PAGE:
Reading Comprehension

Reading comprehension is the ability to understand, interpret, and derive meaning from written text. It is the ultimate goal of reading. Through comprehension-focused interventions, educators can help students develop strategies to analyze texts, enrich their understanding, and enhance their ability to learn from what they read.

Classroom Activities to Boost Reading Comprehension

    Summarizing Main Ideas

    Asking students to provide a summary of the text in their own words requires them not just to identify the key points of the story but to put those main ideas into their own words. By having students summarize, teachers can assess how much the student understood from the reading and determine where they can best support them moving forward.

    Instructions: After reading, students should identify the main ideas and any important details, then write a summary in their own words. Encourage them to focus on the core elements of the text, such as the who, what, where, when, why, and how. This exercise can be done individually or in groups, aiming for a short paragraph that captures the text’s essence without minor details.

    Make Predictions

    Asking students to make predictions throughout the reading process is a great way to exercise their comprehension skills. As the students read, they can be prompted to make predictions about what will happen next—or how the story will end—to keep them engaged and apply their background knowledge throughout the reading process.

    Instructions: Before and during reading, students make predictions about the story’s direction based on titles, pictures, and text they’ve read so far. Encourage them to justify their predictions with evidence from the text and revise them as they gather more information. This can be a class-wide, group, or individual activity, culminating in a discussion about the accuracy of their predictions and the reasoning behind them.

    By weaving these strategies into their lessons, teachers can give students the focused help they need to tackle reading’s tricky bits and make sure they have the skills to do well in school and beyond.

    Evidence-Based Reading Interventions

    for Elementary-Aged Students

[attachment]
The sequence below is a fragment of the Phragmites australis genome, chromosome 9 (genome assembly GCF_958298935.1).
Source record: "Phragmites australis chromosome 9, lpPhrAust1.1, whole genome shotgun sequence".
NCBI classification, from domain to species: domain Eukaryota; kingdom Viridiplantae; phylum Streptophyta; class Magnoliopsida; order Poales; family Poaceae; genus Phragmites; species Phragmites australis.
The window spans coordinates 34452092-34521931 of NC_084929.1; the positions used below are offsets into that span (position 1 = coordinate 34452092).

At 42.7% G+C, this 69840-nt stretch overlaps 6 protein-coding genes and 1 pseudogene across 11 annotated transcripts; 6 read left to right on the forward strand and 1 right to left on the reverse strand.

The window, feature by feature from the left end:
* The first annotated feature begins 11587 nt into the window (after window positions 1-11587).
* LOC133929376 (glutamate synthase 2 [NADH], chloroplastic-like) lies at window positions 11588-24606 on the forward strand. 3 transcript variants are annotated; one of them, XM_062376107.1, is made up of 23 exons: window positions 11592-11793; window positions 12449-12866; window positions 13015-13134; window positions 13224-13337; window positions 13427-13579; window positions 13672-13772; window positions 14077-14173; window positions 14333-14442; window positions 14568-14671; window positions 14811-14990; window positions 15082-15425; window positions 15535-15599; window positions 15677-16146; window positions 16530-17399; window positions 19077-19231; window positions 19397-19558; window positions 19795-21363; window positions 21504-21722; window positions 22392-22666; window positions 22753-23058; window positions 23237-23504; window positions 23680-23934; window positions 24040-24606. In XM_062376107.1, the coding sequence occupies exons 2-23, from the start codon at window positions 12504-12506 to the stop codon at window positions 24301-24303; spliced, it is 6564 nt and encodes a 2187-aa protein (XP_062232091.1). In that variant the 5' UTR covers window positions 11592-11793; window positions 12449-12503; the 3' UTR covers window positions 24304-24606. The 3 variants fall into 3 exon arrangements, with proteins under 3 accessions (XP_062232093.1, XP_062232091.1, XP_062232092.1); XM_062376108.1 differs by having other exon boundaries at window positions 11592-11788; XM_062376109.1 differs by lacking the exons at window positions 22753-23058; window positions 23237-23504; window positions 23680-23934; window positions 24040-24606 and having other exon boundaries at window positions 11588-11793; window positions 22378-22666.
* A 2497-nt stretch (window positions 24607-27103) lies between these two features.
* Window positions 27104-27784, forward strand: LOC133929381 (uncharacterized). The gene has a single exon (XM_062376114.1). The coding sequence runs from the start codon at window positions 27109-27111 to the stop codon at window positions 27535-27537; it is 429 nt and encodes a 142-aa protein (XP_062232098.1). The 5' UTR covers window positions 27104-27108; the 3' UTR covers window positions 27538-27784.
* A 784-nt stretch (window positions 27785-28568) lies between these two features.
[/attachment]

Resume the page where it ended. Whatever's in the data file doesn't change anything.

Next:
Listening Passage Preview (LPP) X
    Story Detective X
    Incremental Rehearsal X
    Partner Reading X
    Summarizing Main Ideas X
    Make Predictions X

    How to Track Evidence-Based Interventions in Otus

    Otus provides a comprehensive platform that is designed to support classroom instruction and student learning. Here’s how Otus can assist teachers in tracking evidence-based reading interventions:

    Data Tracking: Otus allows teachers to input and track data related to students’ reading progress and intervention outcomes. Teachers can record assessments, observations, and other relevant data points to monitor student growth over time.

    Customizable Intervention Plans: Teachers can create personalized intervention plans for students based on their individual needs and the specific evidence-based reading strategies or interventions recommended for them. Otus enables teachers to customize intervention plans, set goals, and track progress toward meeting those goals.

    Progress Monitoring: Otus provides tools for monitoring progress over time, allowing teachers to regularly assess students’ reading skills and adjust interventions accordingly. Teachers can use formative assessments, quizzes, and other assessment tools within Otus to gauge student progress and determine the effectiveness of interventions.

    Collaboration and Communication: Otus facilitates collaboration and communication among teachers, interventionists, and other stakeholders, including families. Teachers can share intervention plans, progress updates, and insights to ensure a coordinated approach to supporting struggling readers.

    Data Analysis and Reporting: Otus offers data analysis and reporting features that allow teachers to analyze trends, identify patterns, and generate reports on students’ reading intervention progress. Teachers can use these insights to make data-driven decisions and adjust instructional strategies as needed.

    To learn more about how Otus can support your school or district to track the success of evidence-based interventions, request a demo.